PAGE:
TUCSON, ARIZ. Dennis Latimore is discovering it's a big jump from Kansas Class 3A basketball to the Pacific-10 Conference.
"Some of the dunks he used to make are now shot blocks," Arizona coach Lute Olson said of the reality facing first-year UA forward Latimore, a 6-foot-8, 254-pounder out of Halstead High.
The first-team all-state pick has found the going tough in his first three games as a collegian. Latimore is 0-for-5 shooting with two rebounds while logging 19 minutes total in victories over Maryland, Florida and Texas.
His first bucket in an Arizona jersey could come as early as today when the Wildcats play host to Kansas.
Tipoff for the Kansas-UA battle is 1:30 p.m., Lawrence time, at sold-out McKale Center.
"You have to remember he's played in a small-school environment," Olson said, not worried a bit about Latimore, who averaged 24 points and 11 rebounds a game his senior year in high school.
"I'm sure it's been frustrating to him, but he hasn't shown that at our practices. He has a great attitude. He's going to be a really good one. He is a horse a rock who runs the floor well."
Latimore he chose Arizona over Kansas, UCLA and Stanford in recruiting arrived on campus as the most publicized of UA's five recruits.
So far, 5-foot-10 point guard Will Bynum and 6-9, 265-pound forward Isaiah Fox have moved to the head of the class, however, averaging 7.3 and 6.0 points respectively.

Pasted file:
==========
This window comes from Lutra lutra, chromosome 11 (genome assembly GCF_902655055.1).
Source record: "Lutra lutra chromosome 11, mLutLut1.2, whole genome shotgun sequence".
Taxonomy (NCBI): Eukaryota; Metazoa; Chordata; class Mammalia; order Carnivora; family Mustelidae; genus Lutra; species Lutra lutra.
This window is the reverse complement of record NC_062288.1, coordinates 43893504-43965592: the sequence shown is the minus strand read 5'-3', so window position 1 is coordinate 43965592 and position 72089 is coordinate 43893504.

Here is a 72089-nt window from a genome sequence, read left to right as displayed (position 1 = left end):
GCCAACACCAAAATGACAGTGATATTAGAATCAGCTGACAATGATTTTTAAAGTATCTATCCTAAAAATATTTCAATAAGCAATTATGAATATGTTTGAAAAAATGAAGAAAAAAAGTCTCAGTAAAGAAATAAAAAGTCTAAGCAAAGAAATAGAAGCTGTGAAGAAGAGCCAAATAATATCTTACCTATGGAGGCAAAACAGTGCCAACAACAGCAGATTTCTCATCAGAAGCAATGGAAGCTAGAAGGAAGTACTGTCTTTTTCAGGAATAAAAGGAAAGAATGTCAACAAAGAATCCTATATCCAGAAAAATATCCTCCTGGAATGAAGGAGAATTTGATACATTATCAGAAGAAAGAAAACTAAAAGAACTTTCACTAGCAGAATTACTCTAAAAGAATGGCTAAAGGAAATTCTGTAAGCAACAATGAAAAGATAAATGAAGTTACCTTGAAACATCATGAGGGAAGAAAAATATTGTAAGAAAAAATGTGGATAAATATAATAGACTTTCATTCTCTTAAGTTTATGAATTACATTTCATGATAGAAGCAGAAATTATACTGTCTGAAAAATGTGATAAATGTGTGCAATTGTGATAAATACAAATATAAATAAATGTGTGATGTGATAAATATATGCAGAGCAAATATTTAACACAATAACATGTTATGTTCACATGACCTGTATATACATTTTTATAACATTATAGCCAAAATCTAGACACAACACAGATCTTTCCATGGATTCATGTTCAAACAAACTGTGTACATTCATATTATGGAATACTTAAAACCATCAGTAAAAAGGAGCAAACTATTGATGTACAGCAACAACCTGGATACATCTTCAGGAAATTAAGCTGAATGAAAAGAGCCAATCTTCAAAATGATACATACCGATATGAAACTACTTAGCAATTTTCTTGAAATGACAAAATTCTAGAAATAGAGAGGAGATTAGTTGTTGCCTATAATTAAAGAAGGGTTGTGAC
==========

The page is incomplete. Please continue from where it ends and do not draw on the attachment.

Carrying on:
Channing Frye, a 6-10 freshman from Phoenix, has averaged 5.3 points per outing, yet erupted for 21 points in Monday's exhibition victory over Nike Elite.
"Dennis has made great progress the last couple of weeks," Olson said. "My experience is once you start seeing that improvement in practice situations, it's not going to be long before you see it in game situations. As the next few weeks unfold, he's going to make his presence felt."
What's been the problem besides the shock to the system of major college basketball?
"I think Dennis needs to be more aggressive in going after everything," said Olson. "I think he will eventually be a swing forward. Right now we are trying to limit him to one position (power forward) because there is so much to learn."
Banging inside has been an adjustment.
"In high school I was used to kind of drifting outside and taking bigger players off the dribble," Latimore said.
"Here it's been just battling in the post. It's been an adjustment. But I feel each day in practice I'm getting better and better."
He's trying to get used to coming off the bench. In high school he started and finished each game.
"It's something I'm not used to," he said. "But I'm real happy with the three wins we've got and that's all I care about. I know my time is going to come."
Latimore never made an official visit to Kansas his senior year despite the fact his brother, Denver, is a KU football player.
Latimore was enamored with returning to Arizona, where he lived with his dad and played high school ball in Mesa his sophomore year of high school.
"The climate doesn't hurt," Latimore said of sunny Arizona.